My husband just lost his third job (in a row) before the 90 day mark in early December. I lost my 3+ year job on Christmas eve. He keeps losing jobs because he literally falls asleep at work and can barely concentrate. He snores like a monster truck all night and stops breathing sometimes up to 30 times an hour for at least 15 seconds (yes, I’ve watched and timed). He’s irritable and anxious and depressed and wakes up feeling worse than when he went to bed. We cannot afford insurance and sleep studies. I do, however, have Amazon credit, an internet connection, and a keen, critical, and analytical mind. I just bought him a new Auto CPAP on Amazon with credit, after a month of reading up on asleep apnea, because our family needs him to get good enough sleep such that he can function again and keep a job.

    Your reporting-happy self should consider that not everyone who really needs relief from OSA (which he very likely has, if not also CSA) is fortunate enough to be in a position to be able to see a doctor. In our present, imperfect system, some really do need to be able to get around the medical monopoly to get treatment as we cannot go through it. Our children need to eat and my husband needs to sleep. Sorry if this offends you.

  3. Albert Reply

    Leonard you RAT! Mind your own business!

  4. Dearest Love Reply

    Thanks Leonard. Now I can go get one from Amazon that my insurance failed to approve…although I’ve been using CPAP ongoing for years. This new insurance company through my job is not working for me.

  5. Donna Reply

    I wonder how much one can save by paying privately vs using insurance where I have a 20% copay? I know DME providers charge insurance a huge amount.

  6. Tracy Trogdon Reply

    I have a lightly used ResMed AirStart 10 APAP CPAP with warmer humidifier for your consideration. It has been used approximately 80 hours over a period of two months. It is in “like new” condition complete with carrying case and hoses.

    • Kiesha Reply

      Hello Tracy! Is that machine still available? I’m totally interested if so!

    • Dennie Reply

      How much are you asking?

  7. Live Free or Die Reply

    Your comment is so frustrating. How can you be such an authoritarian? CPAP’s shoud be 100% free of bondage, not prescription only. This causes extreme price gouging and leaves many of us suffering. We are adults and can make our own decisions concering our sleep of all things. If you want someone to hold your hand, fine, but don’t mess with my rights to make my own choice. Liberty is making a comeback in this country and on this planet. It shows in this very thread. Thank you, my fellow independent humans, don’t let the Leonards and their nanny state win.

  8. High Rated Gabru Reply

    AWESOME INFO!!! Thanks a ton.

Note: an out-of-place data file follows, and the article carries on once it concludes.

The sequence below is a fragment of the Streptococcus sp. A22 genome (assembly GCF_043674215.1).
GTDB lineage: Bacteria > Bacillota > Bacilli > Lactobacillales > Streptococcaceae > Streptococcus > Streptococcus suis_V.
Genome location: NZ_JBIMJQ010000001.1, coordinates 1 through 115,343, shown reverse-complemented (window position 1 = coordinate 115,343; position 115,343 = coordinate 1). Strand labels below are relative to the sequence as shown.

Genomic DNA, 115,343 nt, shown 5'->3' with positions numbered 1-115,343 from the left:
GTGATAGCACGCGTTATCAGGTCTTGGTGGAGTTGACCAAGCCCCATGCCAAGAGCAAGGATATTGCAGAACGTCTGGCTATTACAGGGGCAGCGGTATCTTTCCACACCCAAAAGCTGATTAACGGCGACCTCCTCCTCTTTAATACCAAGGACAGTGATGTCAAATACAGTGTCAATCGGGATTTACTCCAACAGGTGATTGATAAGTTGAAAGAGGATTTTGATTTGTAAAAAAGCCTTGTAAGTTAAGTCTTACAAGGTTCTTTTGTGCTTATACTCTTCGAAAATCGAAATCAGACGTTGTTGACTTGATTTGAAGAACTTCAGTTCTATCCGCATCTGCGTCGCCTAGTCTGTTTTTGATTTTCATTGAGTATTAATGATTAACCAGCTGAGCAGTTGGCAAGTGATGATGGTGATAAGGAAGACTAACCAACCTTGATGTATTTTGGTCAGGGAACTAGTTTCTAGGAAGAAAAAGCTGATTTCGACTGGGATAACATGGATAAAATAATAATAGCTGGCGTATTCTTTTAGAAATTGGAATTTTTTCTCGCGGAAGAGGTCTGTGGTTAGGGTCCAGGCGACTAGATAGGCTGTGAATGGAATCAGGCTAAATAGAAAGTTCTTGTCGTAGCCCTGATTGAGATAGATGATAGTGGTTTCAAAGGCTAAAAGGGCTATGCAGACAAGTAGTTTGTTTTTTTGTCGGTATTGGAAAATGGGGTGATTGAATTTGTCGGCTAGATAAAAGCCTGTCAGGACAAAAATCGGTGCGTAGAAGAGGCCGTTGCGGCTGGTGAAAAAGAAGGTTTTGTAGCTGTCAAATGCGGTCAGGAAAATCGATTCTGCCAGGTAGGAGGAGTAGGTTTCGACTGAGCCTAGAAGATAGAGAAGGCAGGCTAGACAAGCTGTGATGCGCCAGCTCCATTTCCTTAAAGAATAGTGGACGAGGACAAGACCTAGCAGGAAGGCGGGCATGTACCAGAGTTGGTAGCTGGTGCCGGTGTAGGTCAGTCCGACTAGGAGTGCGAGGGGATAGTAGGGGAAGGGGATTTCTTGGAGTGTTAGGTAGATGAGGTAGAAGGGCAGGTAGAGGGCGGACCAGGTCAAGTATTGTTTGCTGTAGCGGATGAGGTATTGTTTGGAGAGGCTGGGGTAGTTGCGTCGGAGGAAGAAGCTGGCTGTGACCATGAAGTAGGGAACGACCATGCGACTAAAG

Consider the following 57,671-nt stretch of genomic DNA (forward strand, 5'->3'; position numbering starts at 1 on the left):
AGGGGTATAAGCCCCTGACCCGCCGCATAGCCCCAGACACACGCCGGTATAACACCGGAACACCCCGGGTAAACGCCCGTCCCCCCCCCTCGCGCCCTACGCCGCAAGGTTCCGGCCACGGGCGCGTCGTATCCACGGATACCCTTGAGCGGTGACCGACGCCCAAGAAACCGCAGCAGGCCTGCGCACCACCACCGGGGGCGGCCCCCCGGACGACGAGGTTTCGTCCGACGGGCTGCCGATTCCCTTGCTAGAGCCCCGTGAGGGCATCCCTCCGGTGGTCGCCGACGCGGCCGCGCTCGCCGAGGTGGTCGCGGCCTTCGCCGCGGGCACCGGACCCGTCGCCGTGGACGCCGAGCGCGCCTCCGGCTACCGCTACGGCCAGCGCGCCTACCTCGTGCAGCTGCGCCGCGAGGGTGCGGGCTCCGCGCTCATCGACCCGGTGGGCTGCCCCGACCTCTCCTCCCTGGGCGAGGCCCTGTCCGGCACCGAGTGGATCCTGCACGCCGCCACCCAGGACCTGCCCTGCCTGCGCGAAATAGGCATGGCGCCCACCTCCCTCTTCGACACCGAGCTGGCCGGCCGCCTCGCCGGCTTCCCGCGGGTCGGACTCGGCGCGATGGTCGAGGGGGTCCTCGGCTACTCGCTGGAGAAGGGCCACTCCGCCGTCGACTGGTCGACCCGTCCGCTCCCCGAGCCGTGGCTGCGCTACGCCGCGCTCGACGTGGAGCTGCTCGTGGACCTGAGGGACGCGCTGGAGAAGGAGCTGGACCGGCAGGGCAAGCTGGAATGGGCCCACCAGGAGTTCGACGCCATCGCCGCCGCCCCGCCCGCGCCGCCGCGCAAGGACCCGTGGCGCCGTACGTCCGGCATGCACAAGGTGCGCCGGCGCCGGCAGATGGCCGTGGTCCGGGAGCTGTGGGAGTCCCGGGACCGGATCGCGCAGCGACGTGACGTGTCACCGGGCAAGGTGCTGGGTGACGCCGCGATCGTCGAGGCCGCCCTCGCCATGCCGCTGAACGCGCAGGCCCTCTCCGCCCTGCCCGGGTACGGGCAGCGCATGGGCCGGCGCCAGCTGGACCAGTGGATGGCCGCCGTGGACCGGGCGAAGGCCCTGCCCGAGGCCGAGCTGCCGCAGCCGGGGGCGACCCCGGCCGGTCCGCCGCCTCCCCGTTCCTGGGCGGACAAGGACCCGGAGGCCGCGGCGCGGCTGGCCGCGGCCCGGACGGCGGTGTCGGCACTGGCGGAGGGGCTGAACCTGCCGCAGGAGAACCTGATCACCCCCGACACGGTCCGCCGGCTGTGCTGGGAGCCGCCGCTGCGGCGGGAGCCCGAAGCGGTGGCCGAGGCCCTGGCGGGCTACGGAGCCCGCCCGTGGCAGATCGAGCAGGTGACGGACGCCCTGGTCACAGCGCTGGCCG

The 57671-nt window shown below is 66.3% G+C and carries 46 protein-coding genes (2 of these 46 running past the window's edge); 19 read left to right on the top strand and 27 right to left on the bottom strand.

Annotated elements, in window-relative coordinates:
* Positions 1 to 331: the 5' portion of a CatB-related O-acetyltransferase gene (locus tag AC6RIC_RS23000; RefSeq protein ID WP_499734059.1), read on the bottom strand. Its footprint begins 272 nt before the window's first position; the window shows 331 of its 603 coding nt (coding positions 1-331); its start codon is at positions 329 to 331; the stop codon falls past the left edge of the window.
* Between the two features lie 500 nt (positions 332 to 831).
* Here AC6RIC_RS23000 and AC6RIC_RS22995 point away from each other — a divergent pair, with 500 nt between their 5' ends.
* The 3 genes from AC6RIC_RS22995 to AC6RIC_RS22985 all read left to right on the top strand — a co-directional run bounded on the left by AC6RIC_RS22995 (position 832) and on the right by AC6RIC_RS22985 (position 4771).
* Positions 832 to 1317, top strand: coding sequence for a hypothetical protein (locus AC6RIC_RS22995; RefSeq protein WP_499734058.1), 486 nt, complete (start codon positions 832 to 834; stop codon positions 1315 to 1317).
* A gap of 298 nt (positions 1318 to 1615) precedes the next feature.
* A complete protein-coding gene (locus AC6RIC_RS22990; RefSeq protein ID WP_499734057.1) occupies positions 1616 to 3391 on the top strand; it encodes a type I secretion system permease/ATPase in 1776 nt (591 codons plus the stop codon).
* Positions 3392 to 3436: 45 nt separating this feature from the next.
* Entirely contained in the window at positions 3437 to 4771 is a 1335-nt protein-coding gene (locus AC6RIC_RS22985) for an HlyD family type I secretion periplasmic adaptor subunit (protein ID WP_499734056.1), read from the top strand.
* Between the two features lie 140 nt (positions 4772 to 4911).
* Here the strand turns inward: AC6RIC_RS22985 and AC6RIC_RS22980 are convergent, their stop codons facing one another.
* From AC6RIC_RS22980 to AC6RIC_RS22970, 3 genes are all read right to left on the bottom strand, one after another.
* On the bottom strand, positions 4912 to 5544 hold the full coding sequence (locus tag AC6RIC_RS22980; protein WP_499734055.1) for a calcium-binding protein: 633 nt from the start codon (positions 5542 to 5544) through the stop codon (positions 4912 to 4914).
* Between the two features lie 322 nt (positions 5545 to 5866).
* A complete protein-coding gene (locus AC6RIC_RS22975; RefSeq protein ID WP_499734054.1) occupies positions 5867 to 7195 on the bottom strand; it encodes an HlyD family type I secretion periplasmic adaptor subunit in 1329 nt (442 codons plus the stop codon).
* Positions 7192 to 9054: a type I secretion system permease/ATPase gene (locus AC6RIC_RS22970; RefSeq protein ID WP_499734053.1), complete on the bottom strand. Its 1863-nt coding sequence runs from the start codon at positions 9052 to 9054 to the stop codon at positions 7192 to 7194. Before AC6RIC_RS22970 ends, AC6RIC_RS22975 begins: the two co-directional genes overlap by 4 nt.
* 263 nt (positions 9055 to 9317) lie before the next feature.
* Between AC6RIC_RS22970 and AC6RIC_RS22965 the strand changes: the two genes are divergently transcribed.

9. Barry Reply

    Just a tip for everyone: bnccreations.com has a wall mounted shelf that holds your cpap machine and has a decorative hook to hang your mask when not in use. This shelf gives your nightstand back to you. My wife loves it! Go to their website and click on creations then click on cpap “charlie” shelf. They are also available on amazon.

  10. Psi Reply

    I don’t understand why can’t we buy it without prescription. What are they afraid us doing with it? Inflating ourselves into a balloon?
    The medical system in the US is so frustratingly broken.

    • Jim Reply

      Maybe because they have to be programmed to your prescription. It’s not like buying a microwave and you can start using it no problem. If you don’t program the CPAP machine to the specifics of the user, you’re not helping them and can actually make it worse.

  11. Tirzah Reply

    Leonard, I’m sorry people have been unkind in their responses to you. I suspect I’ll get some of the same from my defending you. I understand that it’s hard to get a CPAP so that can make people upset, I feel for you all. When I got my own and then found out my insurance doesn’t even cover it, it was super frustrating. But I can understand why there are laws in place and safeguards. The FDA has decided to make it prescription because the pressure from the CPAP if not adjusted correctly can be a safety issue. Imagine going deaf because you didn’t have the CPAP calibrated correctly, no thanks!

  12. Ross Santana Reply

    I have done the sleep study and they said I need it. I have the machine and I been using it for the last 8 years. I just want to buy my equipment locally. Equipment like the hose , mask, headgear and filters. The company I got the machine and equipment from is expensive and I can get it cheaper from supply stores locally but they have the prescription on their file.

  13. John Fields Reply

    2. Online sellers who sell CPAP mask components individually, instead of fully assembled
    Some online resellers will sell separate mask components without a prescription. These resellers are taking advantage of a loophole in the FDA classification of CPAP devices and equipment.